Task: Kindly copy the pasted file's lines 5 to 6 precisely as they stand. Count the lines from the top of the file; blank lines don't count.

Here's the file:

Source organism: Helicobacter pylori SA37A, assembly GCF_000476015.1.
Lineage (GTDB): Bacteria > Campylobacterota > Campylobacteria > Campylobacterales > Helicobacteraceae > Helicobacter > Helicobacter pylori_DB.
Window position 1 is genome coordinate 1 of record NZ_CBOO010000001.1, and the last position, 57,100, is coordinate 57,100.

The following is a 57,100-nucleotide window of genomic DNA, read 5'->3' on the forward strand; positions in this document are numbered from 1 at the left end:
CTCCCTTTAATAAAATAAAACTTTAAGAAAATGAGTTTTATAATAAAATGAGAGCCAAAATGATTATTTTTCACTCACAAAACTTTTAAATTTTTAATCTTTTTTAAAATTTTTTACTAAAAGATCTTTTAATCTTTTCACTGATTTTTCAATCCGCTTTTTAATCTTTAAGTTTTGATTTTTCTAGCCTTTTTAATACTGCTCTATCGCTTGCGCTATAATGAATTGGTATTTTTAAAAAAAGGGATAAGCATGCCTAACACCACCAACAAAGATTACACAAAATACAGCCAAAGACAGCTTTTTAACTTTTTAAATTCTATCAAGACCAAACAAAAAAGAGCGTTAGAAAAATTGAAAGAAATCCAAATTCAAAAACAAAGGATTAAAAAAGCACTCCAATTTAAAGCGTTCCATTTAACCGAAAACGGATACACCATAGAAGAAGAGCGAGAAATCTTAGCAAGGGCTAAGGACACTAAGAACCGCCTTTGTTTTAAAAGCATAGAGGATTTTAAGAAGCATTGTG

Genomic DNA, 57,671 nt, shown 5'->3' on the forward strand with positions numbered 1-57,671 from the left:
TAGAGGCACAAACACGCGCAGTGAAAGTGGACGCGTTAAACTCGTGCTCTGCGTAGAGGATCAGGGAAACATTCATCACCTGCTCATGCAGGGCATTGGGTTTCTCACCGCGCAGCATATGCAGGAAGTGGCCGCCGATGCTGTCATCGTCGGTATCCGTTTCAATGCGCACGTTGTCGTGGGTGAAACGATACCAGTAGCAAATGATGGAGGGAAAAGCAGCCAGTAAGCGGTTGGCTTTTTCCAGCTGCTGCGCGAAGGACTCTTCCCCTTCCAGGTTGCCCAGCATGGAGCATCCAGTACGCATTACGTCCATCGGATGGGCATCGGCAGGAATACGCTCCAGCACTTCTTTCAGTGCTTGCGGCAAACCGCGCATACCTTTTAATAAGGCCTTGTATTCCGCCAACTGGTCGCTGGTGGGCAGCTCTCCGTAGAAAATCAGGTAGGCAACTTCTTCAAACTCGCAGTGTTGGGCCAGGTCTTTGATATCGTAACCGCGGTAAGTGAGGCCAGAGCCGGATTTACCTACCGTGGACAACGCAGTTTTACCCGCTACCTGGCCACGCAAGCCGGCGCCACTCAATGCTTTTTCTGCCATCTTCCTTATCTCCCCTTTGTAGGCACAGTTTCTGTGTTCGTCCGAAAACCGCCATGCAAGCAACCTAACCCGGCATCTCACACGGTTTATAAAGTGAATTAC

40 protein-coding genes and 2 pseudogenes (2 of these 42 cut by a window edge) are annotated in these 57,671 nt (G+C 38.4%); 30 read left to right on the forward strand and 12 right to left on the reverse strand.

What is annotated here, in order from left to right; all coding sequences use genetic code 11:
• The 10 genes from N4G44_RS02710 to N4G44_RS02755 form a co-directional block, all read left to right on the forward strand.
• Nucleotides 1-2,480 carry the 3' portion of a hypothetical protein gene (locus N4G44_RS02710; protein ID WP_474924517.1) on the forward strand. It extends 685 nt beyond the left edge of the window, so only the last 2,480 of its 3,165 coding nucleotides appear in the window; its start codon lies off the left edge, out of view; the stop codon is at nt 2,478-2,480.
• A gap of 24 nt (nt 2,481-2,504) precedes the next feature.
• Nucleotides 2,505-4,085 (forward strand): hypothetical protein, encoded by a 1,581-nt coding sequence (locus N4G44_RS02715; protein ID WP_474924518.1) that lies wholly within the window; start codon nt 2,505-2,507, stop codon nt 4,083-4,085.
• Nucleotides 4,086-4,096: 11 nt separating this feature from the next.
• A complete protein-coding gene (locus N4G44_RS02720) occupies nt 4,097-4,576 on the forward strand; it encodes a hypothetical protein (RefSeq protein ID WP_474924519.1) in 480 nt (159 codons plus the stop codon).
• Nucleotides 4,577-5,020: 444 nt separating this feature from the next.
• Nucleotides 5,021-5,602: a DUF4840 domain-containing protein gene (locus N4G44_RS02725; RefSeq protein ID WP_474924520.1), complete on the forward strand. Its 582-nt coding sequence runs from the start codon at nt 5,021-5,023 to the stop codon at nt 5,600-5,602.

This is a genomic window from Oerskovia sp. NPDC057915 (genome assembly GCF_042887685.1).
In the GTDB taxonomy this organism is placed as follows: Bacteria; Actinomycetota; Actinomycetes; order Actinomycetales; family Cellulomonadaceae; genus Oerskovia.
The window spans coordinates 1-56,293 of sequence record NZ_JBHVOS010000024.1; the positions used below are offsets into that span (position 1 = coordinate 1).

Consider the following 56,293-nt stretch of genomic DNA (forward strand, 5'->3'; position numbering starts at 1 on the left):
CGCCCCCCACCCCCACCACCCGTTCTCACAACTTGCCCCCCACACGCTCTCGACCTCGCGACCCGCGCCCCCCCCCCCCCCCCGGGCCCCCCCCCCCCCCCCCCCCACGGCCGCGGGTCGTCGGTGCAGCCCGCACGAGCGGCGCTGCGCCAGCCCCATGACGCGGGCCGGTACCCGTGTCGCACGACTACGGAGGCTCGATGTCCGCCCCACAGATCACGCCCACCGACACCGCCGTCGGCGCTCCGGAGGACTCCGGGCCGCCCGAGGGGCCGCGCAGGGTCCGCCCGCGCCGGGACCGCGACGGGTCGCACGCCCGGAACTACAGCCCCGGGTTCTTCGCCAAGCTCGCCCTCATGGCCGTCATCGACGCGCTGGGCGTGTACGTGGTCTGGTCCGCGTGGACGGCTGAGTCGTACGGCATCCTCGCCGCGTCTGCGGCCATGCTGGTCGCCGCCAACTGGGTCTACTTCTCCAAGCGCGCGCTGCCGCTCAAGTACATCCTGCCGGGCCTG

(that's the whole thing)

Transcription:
CTCCCTTTAATAAAATAAAACTTTAAGAAAATGAGTTTTATAATAAAATGAGAGCCAAAATGATTATTTTTCACTCACAAAACTTTTAAATTTTTAATCTTTTTTAAAATTTTTTACTAAAAGATCTTTTAATCTTTTCACTGATTTTTCAATCCGCTTTTTAATCTTTAAGTTTTGATTTTTCTAGCCTTTTTAATACTGCTCTATCGCTTGCGCTATAATGAATTGGTATTTTTAAAAAAAGGGATAAGCATGCCTAACACCACCAACAAAGATTACACAAAATACAGCCAAAGACAGCTTTTTAACTTTTTAAATTCTATCAAGACCAAACAAAAAAGAGCGTTAGAAAAATTGAAAGAAATCCAAATTCAAAAACAAAGGATTAAAAAAGCACTCCAATTTAAAGCGTTCCATTTAACCGAAAACGGATACACCATAGAAGAAGAGCGAGAAATCTTAGCAAGGGCTAAGGACACTAAGAACCGCCTTTGTTTTAAAAGCATAGAGGATTTTAAGAAGCATTGTG

Genomic DNA, 57,671 nt, shown 5'->3' on the forward strand with positions numbered 1-57,671 from the left: